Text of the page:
[IMAGE
SimpleHost Webstats produced by Analog 4.15

Do you want to see a
CARD TRICK?

AIRPLANES

SPAMMERS CLICK HERE!

SPAM PAYMENT INFO

[IMAGE

[IMAGE

Easy Built Models FF-82 Moffett by Roy Nelder
Wingspan: 46""
Class: Sport flyer
Building Skill / Flying Skill: Experienced / Experienced

The Moffett Roy Nelder is a scale, flying model that uses the Box and Former method of construction. This is Roy Nelder's original 1940 champion plane from 1938/1940 International Moffett Trophy Contest. Great flying, high - wing endurance plane. Includes updated plans. Pre - 1942 design, eligible for Society of Antique Modelers contests.

This free flight rubber powered kit contains a full - size rolled plan, building and flying instructions, printed balsa wood, hand - picked balsa stripwood, rubber motor, propeller, nose package, wire, and Easy Built Lite colored tissue. You will need a building board, pins, hobby knife, fine sandpaper, and glue.

[IMAGE William Adger Moffett (October 31, 1869 - April 4, 1933) was an American admiral notable as the architect of naval aviation in the United States Navy.

Born October 31, 1869 in Charleston, South Carolina, he graduated from the United States Naval Academy in 1890. He was the son of George Hall Moffett (1829 - 1875), who enlisted in the Confederate States army as a private, and was promoted for bravery on the field of battle, eventually attaining the rank of adjutant - general, Hagood's Brigade, Twenty - fifth South Carolina Volunteers.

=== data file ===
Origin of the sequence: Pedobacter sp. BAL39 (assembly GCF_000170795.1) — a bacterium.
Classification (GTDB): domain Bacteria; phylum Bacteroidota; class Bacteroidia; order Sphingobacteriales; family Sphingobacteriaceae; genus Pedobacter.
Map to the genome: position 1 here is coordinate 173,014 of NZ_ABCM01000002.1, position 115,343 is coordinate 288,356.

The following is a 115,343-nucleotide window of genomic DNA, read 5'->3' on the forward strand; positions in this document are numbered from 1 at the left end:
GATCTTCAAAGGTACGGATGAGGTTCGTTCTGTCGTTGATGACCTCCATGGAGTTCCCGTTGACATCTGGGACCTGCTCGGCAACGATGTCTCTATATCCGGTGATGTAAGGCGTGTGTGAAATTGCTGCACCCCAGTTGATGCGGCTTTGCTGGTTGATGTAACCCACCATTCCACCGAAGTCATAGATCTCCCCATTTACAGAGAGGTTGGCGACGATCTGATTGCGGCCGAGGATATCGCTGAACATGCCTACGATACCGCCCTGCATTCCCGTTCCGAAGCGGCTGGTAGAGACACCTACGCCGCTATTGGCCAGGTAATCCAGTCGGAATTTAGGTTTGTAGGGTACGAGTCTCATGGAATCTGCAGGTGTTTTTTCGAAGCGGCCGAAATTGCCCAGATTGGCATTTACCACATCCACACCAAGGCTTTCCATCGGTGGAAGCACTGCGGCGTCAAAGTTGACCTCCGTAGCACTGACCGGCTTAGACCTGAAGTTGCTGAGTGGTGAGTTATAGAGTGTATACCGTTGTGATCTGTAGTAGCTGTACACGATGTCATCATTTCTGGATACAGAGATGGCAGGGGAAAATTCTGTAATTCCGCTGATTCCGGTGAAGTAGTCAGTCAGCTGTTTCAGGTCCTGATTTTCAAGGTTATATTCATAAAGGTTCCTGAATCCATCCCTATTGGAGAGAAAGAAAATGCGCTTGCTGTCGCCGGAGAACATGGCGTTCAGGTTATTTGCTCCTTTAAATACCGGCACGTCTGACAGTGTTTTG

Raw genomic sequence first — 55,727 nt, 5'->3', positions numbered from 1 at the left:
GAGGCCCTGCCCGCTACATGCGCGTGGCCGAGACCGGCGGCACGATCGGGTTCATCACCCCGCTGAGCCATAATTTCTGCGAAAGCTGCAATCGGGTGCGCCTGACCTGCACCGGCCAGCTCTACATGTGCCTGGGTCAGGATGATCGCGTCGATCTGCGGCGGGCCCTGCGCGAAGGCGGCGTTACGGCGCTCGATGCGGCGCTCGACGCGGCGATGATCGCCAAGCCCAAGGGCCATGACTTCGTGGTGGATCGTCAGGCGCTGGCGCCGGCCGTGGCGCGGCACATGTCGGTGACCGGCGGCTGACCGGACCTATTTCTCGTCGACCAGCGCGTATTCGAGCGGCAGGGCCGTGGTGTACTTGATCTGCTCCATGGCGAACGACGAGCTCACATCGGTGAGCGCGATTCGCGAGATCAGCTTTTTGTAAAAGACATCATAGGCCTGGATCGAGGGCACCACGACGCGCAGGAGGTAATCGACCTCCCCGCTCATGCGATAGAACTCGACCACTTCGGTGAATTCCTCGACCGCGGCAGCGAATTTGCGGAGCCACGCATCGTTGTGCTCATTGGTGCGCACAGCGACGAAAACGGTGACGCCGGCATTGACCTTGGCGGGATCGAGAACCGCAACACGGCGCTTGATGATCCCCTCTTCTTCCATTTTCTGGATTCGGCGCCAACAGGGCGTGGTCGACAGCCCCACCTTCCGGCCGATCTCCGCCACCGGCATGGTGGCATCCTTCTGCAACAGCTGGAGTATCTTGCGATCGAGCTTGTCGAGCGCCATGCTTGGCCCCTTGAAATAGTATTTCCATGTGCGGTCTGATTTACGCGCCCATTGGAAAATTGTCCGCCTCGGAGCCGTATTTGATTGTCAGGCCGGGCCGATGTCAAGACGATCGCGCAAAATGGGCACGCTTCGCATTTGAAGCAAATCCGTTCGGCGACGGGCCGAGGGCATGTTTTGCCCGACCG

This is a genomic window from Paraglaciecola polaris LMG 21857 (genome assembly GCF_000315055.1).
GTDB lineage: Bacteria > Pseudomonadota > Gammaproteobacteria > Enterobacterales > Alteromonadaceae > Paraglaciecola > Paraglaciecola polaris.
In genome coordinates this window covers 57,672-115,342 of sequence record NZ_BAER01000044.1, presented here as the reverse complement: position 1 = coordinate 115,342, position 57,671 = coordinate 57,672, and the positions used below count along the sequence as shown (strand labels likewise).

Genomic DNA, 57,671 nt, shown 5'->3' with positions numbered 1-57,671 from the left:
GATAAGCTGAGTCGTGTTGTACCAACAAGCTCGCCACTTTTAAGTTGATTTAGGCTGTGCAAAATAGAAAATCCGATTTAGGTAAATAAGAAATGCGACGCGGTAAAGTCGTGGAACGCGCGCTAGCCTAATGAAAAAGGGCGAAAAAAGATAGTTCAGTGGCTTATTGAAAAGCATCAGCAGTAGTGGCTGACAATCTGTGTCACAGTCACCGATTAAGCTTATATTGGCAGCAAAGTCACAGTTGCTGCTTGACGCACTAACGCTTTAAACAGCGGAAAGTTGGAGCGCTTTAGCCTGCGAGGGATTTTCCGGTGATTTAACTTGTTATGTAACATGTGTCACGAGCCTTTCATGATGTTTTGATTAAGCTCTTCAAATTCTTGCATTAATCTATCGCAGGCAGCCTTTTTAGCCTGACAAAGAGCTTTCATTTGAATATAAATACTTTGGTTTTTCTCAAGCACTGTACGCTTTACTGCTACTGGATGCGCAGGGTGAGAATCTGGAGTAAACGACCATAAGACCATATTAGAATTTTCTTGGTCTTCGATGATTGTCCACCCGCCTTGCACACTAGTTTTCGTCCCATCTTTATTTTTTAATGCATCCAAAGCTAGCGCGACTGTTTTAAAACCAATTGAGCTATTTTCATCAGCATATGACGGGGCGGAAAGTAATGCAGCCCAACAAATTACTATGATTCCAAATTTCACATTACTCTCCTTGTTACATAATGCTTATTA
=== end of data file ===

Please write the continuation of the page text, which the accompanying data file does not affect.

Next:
Moffett was on USS Charleston (C - 2) when she sailed across the Pacific and captured Guam. Ultimately ending up in the Philippines, a month after the US victory at Manila Bay. The USS Charleston then shelled enemy positions in support of American and Filipino troops at the Battle of Manila (1898).

He received the Medal of Honor for his captaincy of the USS Chester in a daring and dangerous night landing in 1914 at Veracruz, Veracruz, Mexico. (See also United States occupation of Veracruz, 1914).

In World War I, he was commander of the Great Lakes Naval Training Center near Chicago, and there established an aviator training program. While commanding the battleship USS Mississippi (1918 - 1921) he supported the creation of a scout plane unit on the ship.

Although not himself a flyer, Moffett became known as the "Air Admiral" for his leadership of the Navy's Bureau of Aeronautics from its creation in 1921. In this role, he oversaw the development of tactics for naval aircraft, the introduction of the aircraft carrier, and relations with the civilian aircraft industry. A master politician, he maintained official support for naval aviation against Billy Mitchell, who favored putting all military aircraft into a separate air force. In that regard, Moffett benefited from his longstanding friendship with Franklin D. Roosevelt, who had been appointed Assistant Secretary of the Navy by Woodrow Wilson in 1913.

[IMAGE Moffett was also an advocate of the development of lighter - than - air airships, or "dirigibles."

He lost his life on the USS Akron when that airship, which was then the largest dirigible in the world, went down in a storm off the coast of New Jersey on April 4, 1933.

He is buried in Arlington National Cemetery, alongside his wife Jeanette Whitton Moffett. One of their three sons William Adger Moffett, Jr. was also a Navy admiral; he died in 2001, and is also buried in Arlington Cemetery.